By Lauren Hilgers, Plastics News Correspondent
Shanghai, China -- As office staff works quietly above their heads, the four technical experts of KraussMaffei AG's new Shanghai technical centre are hard at work turning out a set of prototype dashboards - working out the kinks in preparation for mass production in China.
While the Munich, Germany-based company's China manufacturing plant is located a short distance outside of Shanghai in Jiaxing, the tech centre location in Shanghai is the heart of KraussMaffei's evolving China strategy. The centre, which is used both for product development and operations, reflects an increasing focus on China's domestic market, offering customers design and development services previously not available within China.
"China is an engine of growth," said Harald Schweitzer, the head of KraussMaffei's China operation. "Companies need to adapt as China's market changes."
While KraussMaffei's European business has suffered during the financial crisis, the company's China business has stayed steady, buoyed in particularly by growth in China's domestic auto market.
"There are two centres of gravity in China," Schweitzer said. "You have the electronics market in the south and the automotive market, which is based around Shanghai and in the north."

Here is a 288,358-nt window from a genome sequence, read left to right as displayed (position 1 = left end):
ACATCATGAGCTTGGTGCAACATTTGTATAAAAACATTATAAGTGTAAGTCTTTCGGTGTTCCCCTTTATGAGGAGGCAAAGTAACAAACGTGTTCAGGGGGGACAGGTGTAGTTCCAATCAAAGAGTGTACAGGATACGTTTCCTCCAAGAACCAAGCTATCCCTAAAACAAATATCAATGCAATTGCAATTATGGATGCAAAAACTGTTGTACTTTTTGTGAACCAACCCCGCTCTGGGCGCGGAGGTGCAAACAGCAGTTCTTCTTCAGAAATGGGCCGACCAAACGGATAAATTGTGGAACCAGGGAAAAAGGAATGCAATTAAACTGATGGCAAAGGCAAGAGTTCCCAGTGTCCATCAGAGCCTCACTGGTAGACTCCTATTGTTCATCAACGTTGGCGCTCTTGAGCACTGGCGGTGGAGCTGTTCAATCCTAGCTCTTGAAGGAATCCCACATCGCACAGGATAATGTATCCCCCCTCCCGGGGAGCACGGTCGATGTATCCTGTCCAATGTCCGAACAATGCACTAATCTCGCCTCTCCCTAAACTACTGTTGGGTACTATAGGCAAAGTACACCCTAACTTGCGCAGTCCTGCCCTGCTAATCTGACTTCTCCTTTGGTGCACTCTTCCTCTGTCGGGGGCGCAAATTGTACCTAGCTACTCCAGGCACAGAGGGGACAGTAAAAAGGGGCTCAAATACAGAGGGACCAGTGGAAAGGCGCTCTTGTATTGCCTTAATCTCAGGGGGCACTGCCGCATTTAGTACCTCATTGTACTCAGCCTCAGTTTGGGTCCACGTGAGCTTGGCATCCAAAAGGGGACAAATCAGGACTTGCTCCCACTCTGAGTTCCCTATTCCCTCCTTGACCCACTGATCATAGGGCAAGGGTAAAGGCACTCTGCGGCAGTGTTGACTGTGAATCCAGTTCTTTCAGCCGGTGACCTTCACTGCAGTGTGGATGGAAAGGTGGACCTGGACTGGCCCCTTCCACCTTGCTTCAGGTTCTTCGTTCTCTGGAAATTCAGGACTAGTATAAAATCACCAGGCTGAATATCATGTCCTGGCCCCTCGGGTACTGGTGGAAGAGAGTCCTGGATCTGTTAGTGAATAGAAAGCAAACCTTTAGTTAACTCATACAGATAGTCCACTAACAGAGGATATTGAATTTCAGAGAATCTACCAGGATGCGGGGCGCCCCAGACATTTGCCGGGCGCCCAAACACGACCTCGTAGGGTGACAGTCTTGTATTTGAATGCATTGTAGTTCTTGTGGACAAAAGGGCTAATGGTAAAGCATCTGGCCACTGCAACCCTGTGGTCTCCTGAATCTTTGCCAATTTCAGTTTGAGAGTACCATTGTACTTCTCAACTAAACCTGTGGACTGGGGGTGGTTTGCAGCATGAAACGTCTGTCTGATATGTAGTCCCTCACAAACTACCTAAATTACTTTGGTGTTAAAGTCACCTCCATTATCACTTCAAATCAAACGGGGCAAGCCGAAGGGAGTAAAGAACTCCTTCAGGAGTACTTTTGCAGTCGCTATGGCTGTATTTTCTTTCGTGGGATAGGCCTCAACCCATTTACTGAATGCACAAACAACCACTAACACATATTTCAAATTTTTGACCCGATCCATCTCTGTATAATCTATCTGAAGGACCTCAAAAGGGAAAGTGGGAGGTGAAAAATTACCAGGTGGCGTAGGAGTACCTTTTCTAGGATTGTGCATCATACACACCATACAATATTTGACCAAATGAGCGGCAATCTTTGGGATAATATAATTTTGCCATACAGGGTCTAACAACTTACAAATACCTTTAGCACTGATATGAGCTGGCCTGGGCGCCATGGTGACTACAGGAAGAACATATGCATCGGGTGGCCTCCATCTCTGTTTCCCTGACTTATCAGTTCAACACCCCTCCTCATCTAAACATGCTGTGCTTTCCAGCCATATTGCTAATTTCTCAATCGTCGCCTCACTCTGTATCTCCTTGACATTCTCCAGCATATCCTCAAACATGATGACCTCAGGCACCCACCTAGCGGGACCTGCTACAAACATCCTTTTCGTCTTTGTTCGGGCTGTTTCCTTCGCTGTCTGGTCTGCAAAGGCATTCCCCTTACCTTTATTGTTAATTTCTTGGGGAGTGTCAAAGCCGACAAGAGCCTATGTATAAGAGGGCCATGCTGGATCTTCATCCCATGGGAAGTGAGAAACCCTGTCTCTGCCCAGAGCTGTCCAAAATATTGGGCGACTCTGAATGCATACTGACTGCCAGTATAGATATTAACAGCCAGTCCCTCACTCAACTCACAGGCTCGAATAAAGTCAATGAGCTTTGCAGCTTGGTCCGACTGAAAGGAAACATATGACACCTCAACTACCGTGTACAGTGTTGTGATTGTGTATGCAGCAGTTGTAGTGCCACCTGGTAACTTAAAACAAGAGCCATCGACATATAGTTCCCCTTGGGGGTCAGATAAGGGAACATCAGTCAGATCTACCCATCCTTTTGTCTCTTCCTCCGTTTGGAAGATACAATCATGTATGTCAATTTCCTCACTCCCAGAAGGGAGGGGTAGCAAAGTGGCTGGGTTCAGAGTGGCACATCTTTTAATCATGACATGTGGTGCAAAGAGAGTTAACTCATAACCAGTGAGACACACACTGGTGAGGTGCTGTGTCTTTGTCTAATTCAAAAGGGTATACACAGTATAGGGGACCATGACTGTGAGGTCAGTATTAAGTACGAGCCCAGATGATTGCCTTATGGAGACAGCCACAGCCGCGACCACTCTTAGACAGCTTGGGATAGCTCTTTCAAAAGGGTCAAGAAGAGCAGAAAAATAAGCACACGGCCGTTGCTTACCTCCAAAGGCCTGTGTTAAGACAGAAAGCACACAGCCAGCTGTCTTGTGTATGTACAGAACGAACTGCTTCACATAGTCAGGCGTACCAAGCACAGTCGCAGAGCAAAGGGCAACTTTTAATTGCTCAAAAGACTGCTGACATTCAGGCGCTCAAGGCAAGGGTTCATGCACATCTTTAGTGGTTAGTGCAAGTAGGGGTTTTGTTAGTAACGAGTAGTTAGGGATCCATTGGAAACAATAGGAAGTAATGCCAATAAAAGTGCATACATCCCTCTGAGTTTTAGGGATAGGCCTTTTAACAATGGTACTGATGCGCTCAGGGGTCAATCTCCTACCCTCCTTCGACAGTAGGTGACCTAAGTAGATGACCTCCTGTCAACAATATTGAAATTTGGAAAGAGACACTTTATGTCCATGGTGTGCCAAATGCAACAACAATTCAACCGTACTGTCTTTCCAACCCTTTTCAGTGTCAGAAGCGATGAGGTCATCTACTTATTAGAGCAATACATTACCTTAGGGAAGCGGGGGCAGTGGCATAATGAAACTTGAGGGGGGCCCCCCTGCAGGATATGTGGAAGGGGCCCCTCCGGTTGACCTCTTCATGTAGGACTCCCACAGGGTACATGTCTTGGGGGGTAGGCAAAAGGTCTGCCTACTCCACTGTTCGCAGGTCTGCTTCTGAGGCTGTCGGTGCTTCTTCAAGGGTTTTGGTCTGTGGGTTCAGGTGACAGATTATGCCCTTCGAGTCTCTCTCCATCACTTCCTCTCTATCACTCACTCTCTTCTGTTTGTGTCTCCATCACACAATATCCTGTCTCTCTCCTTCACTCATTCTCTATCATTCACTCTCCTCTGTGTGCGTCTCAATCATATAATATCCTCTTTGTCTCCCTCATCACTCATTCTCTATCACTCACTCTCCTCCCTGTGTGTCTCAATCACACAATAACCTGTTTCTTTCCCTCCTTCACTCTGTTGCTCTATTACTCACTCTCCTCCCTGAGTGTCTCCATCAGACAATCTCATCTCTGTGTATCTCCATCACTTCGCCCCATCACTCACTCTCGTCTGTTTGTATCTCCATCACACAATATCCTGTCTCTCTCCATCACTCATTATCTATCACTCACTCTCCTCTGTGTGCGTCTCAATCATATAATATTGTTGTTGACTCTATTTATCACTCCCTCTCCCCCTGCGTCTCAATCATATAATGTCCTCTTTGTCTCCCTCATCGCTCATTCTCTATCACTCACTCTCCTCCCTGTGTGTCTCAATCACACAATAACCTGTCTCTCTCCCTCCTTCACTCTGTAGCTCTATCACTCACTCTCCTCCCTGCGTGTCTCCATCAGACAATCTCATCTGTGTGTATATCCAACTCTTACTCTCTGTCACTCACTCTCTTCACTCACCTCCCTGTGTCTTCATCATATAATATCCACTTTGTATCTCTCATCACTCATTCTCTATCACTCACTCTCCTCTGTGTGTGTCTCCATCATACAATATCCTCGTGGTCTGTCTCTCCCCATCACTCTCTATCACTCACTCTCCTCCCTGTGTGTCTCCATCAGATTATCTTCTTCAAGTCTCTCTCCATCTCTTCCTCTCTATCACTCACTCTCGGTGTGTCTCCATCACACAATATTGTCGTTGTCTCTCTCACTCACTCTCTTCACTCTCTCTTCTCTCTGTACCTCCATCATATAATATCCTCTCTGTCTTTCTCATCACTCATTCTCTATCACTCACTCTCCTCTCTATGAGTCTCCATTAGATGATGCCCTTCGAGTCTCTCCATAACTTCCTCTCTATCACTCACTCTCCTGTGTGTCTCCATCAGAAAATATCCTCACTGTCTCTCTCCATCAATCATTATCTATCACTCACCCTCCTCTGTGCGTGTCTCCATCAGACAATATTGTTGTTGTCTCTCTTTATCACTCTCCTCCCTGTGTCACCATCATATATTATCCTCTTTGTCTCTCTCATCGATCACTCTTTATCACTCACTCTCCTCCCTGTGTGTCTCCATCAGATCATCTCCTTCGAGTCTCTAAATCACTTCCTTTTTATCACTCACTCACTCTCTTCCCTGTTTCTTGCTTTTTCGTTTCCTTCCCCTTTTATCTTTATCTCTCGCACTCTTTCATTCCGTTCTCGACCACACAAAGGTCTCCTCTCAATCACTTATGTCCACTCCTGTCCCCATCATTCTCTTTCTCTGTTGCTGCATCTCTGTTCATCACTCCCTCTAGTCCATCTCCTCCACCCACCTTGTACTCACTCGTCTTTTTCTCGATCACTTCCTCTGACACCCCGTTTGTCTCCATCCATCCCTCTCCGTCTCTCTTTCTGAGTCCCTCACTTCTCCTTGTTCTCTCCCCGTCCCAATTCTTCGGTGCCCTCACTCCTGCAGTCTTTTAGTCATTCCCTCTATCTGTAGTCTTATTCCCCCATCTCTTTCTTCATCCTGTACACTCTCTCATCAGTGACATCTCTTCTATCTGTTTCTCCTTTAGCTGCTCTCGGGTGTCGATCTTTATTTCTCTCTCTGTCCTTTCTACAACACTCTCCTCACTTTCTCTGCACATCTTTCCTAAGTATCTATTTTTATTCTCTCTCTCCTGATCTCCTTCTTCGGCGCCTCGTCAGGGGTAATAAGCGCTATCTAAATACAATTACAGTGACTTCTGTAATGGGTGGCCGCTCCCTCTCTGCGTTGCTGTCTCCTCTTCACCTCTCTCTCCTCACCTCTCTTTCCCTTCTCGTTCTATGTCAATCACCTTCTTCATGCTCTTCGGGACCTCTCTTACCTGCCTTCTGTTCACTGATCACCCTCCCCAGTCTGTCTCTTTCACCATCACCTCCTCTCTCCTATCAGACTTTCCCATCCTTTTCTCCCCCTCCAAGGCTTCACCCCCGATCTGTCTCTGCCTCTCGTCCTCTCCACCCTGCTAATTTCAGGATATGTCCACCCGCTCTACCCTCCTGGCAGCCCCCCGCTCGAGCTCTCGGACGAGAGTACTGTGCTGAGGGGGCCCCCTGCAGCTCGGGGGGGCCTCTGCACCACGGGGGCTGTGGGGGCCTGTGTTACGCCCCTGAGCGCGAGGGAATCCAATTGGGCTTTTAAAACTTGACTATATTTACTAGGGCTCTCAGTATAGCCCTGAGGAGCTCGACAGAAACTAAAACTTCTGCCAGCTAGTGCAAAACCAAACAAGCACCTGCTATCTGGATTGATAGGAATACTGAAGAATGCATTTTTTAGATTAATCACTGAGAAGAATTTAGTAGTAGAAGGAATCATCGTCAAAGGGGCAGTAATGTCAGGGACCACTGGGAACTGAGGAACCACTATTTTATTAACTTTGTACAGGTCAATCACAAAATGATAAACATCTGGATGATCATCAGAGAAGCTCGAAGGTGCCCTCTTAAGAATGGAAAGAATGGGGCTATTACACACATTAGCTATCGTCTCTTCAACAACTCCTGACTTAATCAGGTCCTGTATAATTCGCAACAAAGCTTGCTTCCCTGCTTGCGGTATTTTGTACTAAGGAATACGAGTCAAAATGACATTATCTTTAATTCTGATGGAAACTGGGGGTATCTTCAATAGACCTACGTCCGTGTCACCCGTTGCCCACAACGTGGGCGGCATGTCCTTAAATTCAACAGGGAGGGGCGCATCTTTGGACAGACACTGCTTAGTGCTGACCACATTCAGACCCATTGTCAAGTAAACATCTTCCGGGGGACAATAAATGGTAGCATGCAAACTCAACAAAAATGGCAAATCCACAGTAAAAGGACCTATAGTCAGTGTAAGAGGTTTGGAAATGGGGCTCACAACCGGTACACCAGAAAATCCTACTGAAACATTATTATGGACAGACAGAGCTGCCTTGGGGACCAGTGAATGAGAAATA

Until this year, KraussMaffei based its Shanghai operations out of Waigaoqiao, a free-trade zone set up to attract foreign companies. "In former times that was the only place to set up a foreign trading operation," explained Schweitzer. While inside the zone, companies were relatively free to do what they wanted, Schweitzer said. But goods coming in and out had to be registered and taxed.
Now, Shanghai offers foreign-owned companies more freedom and KraussMaffei saw advantages to a location closer to the heart of the city.
"For the tech centre, we have a lot of machines and goods coming in and out," Schweitzer said. "The free trade zone wasn't the appropriate place."
In its first project, technicians at the centre are designing prototype tools for automotive applications.
Locating the centre in Shanghai helps customers cut down development time and reduce costs, said Mark Niemeyer, head of special engineering at the Shanghai centre. In the past, companies have spent time and money sending prototypes and products back and forth from China and the West.
"The major advantage is that we are much closer and faster," Niemeyer said. "More and more of our customers are demanding it."